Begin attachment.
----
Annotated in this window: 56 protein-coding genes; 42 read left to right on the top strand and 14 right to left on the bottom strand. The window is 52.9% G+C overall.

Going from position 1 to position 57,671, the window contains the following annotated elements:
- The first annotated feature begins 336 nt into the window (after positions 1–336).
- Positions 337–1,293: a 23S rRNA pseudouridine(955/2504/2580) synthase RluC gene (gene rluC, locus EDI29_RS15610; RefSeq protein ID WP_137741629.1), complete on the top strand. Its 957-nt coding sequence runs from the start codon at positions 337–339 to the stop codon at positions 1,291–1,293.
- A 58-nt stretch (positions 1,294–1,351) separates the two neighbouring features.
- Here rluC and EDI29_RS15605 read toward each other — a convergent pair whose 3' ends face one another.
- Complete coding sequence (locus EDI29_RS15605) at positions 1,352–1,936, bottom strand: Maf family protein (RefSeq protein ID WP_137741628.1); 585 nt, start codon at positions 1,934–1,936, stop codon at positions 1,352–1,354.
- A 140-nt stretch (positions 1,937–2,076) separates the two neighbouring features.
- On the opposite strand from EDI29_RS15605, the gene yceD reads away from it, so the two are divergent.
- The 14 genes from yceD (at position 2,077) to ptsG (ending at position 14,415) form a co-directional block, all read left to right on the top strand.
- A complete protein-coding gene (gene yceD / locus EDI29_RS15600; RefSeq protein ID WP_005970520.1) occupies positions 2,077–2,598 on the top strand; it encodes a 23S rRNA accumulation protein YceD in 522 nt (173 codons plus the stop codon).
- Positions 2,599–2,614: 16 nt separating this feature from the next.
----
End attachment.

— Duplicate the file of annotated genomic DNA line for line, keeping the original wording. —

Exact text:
Annotated in this window: 56 protein-coding genes; 42 read left to right on the top strand and 14 right to left on the bottom strand. The window is 52.9% G+C overall.

Going from position 1 to position 57,671, the window contains the following annotated elements:
- The first annotated feature begins 336 nt into the window (after positions 1–336).
- Positions 337–1,293: a 23S rRNA pseudouridine(955/2504/2580) synthase RluC gene (gene rluC, locus EDI29_RS15610; RefSeq protein ID WP_137741629.1), complete on the top strand. Its 957-nt coding sequence runs from the start codon at positions 337–339 to the stop codon at positions 1,291–1,293.
- A 58-nt stretch (positions 1,294–1,351) separates the two neighbouring features.
- Here rluC and EDI29_RS15605 read toward each other — a convergent pair whose 3' ends face one another.
- Complete coding sequence (locus EDI29_RS15605) at positions 1,352–1,936, bottom strand: Maf family protein (RefSeq protein ID WP_137741628.1); 585 nt, start codon at positions 1,934–1,936, stop codon at positions 1,352–1,354.
- A 140-nt stretch (positions 1,937–2,076) separates the two neighbouring features.
- On the opposite strand from EDI29_RS15605, the gene yceD reads away from it, so the two are divergent.
- The 14 genes from yceD (at position 2,077) to ptsG (ending at position 14,415) form a co-directional block, all read left to right on the top strand.
- A complete protein-coding gene (gene yceD / locus EDI29_RS15600; RefSeq protein ID WP_005970520.1) occupies positions 2,077–2,598 on the top strand; it encodes a 23S rRNA accumulation protein YceD in 522 nt (173 codons plus the stop codon).
- Positions 2,599–2,614: 16 nt separating this feature from the next.